Bad Teachers in Limbo: New Yorker Weighs in on 'Rubber Rooms'
This week's New Yorker has an excellent piece on the city's pathetic "rubber rooms" -- where incompetent teachers rot (with pay) as the city tries, in vain, to fire them, a nearly impossible task under the current teachers' union contract.
Writer Steven Brill (yes, that Steven Brill) points out that one case alone has provided a year of testimony -- longer than even capital murder trials -- and despite mountains of evidence of a teacher's complete ineptitude, will still not likely result in her firing.
Two years ago, the Voice took its own shot at the rubber rooms and found many of the same conditions, pointing out that there had to be a better way to end disputes about bad teachers...
Brill points out that the union's byzantine contract is up for renewal this year, and that school chancellor Joel Klein should push for changes that will eliminate some of the red tape preventing the culling of incompetents.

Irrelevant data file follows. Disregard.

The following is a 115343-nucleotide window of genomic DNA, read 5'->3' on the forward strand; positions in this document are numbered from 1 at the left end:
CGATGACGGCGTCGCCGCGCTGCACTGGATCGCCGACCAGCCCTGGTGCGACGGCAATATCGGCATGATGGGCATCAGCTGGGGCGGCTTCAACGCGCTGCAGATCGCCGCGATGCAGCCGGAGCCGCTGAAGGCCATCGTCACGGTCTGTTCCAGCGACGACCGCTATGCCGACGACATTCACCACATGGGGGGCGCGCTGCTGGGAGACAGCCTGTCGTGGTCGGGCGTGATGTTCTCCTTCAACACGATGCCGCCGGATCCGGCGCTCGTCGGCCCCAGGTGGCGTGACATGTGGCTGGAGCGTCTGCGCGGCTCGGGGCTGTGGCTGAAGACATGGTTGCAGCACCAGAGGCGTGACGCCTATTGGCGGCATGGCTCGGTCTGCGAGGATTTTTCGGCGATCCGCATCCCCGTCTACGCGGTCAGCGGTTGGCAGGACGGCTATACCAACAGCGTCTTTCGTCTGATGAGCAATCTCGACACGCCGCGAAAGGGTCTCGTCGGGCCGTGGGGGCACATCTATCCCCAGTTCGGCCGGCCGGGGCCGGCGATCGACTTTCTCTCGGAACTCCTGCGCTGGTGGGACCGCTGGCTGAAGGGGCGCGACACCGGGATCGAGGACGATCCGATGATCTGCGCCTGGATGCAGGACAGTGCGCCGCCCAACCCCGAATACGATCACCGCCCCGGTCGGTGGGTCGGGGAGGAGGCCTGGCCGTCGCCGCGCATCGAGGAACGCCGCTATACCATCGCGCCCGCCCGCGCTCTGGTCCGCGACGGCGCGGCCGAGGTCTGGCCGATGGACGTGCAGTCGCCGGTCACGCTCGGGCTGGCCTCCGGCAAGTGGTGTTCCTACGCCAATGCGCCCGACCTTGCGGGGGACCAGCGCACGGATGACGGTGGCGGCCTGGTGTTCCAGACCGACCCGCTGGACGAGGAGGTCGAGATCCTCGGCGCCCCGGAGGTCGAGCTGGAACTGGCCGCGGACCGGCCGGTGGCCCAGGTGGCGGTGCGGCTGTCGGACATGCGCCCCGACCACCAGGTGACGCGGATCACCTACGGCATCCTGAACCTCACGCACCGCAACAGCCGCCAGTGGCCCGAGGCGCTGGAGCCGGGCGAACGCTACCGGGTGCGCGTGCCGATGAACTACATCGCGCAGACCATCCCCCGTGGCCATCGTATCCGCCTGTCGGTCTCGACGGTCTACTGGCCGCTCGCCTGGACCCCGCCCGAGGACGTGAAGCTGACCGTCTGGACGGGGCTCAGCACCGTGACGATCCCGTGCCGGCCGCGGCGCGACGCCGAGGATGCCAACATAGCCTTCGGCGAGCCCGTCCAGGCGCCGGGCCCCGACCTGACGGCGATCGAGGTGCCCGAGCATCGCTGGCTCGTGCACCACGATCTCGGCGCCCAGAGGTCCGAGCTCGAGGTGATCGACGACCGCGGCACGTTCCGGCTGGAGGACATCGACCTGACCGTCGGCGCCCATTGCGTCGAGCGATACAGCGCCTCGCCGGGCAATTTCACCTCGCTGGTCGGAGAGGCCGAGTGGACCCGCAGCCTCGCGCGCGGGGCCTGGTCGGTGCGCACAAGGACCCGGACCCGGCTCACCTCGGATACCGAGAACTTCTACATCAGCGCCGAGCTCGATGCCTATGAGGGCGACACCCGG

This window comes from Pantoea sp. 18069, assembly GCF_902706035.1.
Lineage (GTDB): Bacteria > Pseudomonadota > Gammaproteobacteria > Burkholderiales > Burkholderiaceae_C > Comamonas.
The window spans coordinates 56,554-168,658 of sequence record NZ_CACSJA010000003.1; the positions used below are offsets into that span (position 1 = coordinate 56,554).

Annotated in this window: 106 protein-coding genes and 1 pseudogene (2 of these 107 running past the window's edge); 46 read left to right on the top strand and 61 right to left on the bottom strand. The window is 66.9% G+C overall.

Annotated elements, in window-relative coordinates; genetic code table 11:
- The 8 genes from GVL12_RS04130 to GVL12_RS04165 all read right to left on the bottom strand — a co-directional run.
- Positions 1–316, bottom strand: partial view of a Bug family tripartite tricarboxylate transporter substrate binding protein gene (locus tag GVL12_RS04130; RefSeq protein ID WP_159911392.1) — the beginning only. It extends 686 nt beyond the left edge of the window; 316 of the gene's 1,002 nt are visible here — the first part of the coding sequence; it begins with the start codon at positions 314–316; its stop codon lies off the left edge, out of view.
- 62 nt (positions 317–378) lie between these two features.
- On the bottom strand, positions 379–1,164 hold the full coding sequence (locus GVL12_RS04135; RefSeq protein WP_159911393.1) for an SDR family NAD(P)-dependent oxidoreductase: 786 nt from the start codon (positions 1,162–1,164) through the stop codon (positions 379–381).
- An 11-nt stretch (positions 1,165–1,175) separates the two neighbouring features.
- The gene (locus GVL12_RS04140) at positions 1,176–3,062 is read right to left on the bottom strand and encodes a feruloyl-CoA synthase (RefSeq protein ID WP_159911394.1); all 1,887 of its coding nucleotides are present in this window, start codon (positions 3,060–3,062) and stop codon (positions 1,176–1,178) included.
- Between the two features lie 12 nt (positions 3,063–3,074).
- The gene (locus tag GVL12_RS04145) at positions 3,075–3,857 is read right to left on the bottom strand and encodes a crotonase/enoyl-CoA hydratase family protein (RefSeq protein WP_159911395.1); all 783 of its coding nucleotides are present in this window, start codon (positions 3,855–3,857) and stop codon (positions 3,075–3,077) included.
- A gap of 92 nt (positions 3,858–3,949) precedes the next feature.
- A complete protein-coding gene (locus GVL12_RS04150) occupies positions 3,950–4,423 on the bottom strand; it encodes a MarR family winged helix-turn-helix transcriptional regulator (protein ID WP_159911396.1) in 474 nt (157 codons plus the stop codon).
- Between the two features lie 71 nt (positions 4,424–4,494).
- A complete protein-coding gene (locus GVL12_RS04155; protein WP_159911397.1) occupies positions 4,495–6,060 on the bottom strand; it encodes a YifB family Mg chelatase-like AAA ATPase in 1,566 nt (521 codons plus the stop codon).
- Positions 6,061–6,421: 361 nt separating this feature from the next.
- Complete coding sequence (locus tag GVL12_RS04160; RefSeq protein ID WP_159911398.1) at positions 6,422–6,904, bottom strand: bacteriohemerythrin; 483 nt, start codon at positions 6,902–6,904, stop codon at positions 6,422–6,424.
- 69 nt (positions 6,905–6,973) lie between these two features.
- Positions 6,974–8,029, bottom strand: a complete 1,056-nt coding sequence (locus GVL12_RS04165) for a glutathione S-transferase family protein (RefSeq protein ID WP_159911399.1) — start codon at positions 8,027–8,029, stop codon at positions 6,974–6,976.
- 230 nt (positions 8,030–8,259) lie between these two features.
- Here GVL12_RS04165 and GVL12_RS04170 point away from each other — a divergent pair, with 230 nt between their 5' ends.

Our Wayne Barrett said something similar in May, pointing out that with a third term virtually assured, Mike Bloomberg can forego sucking up to the union, the United Federation of Teachers, which he's done in both previous election years.
Wrote Barrett: "He can, as he did in 2005, ingratiate himself with the union, which would help him run up the score in a race he's regarded as certain to win. Or he can risk a few percentage points and insist that the teachers' union help him make real structural changes to the city's schools in a new collective bargaining contract."
So that's two local publications urging Bloomberg to push the UFT to change nonsensical rules. Care to pile on, Times?
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